Grilled Eggplant

Prep Time:  one minute

Cooking Time:  15 to 20 minutes

Eggplant is an excellent side dish at any grilling event.  This simple recipe preps and cooks very quickly.  All you need is a grill and some really good eggplant.

We serve this dish as a healthy replacement to a starchy side.  And this eggplant recipe is the perfect base for an amazing baba ganoush.  We grill a few extra eggplants, just to make sure there is plenty left for the baba ganoush!

Getting Good Eggplant

We companion plant our eggplants with root vegetables.  The carrots, beets, turnips, and radishes grow into a vibrant living mulch for the eggplant.

And the root vegetables help inform the eggplant with a subtle rich flavor.  We side dress the garden rows with a custom-blended fertilizer just as the eggplants begin to set fruit, to help intensify this flavor.

With really good eggplant, a simple grilling is all that’s needed to bring out the wonderful natural flavor.


  • 2 medium eggplants
  • extra virgin olive oil
  • salt and pepper to taste

To prepare: Follow your normal procedure to preheat your gas or charcoal grill.  Clean the grill grate.  On the grill, turn at least one burner to high heat.  For a charcoal grill, place the coals under the grill on one side of the pit.

Cut the eggplant in half length-wise. Generously brush all surfaces of eggplant with extra-virgin olive oil.  Salt and pepper to taste.  (Note: Do not salt until you are ready to place on the grill.)

Place the eggplant over high heat with the grill lid closed for about one minute on each side—until there are good grill marks and the outside surfaces are seared.  Move the eggplant to indirect heat for another 15 to 20 minutes.  The eggplant will decrease in size by up to 20% as the moisture cooks out.  Remove from grill and serve immediately.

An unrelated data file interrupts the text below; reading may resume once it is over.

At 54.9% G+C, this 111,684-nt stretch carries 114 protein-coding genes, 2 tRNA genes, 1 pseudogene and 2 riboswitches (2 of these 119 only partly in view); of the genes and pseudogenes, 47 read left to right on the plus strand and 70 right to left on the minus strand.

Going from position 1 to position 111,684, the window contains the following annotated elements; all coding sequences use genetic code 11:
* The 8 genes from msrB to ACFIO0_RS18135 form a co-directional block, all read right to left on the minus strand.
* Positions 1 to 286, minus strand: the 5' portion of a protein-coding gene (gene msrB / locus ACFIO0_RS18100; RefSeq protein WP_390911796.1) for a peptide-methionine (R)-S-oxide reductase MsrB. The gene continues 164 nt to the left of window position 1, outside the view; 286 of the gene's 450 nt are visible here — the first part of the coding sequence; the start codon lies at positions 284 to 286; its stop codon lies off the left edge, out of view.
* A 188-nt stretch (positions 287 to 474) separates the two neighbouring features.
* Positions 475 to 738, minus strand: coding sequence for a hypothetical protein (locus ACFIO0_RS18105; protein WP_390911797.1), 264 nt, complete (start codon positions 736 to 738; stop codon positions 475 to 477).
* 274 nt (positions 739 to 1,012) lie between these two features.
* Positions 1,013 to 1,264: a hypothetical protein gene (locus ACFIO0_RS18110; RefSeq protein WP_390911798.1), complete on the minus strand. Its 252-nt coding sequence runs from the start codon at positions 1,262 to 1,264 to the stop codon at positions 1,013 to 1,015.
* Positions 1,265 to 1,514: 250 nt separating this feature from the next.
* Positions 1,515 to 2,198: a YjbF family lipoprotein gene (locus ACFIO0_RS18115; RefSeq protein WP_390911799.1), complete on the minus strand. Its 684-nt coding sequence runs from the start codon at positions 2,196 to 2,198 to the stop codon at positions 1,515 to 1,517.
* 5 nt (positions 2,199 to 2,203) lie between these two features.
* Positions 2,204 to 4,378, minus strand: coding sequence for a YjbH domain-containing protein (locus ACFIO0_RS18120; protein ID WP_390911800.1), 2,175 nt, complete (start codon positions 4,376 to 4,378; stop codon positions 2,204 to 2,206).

Nutritional Information (per serving)

Calories: 185 kcal

Protein: 2.78 grams

Fat: 13.9 grams

Carbohydrates: 15.62 grams

Fiber: 9.3 grams

Eggplant is high in antioxidants called anthocyanins and phenolic acids. Anthocyanins are powerful antioxidants that have been found to be protective of neural cell membranes.  Phenols have been found to be antimutagenic (cancer preventing) and can reduce LDL cholesterol.

More about grilled eggplant:  The seeds of an eggplant contain alkaloids which can cause a bitter taste. Older, larger eggplants have more seeds, and can be potentially more bitter.  But do not try to remove the seeds; the bitter taste is in the moisture of the eggplant.  To make sure there is no bitter taste, simply cook the eggplant until the moisture has evaporated.  Your eggplant will decrease in size by up to 20% as the moisture evaporates.

Some recipes recommend eliminating the bitter taste by cutting the eggplant, placing it in a colander over a plate, salting it well, and letting it sit for about 20 minutes.  The salt expels the moisture onto the plate.  We do not recommend sweating an eggplant in this method, not only to save time, but also because the grill will expel the moisture for you without completely drying out the eggplant, or getting it too salty.

Eggplant is wonderful in the garden.  It is fairly easy to grow, and is a low energy consumption plant.  The leaves and stems are good for compost.  As part of our heritage farming techniques, we put animals into the garden as soon as the harvest ends, and the eggplant leaves and stems (and the fruit still on the plants) sustain our animals as they cleanse the soil and fertilize the garden.

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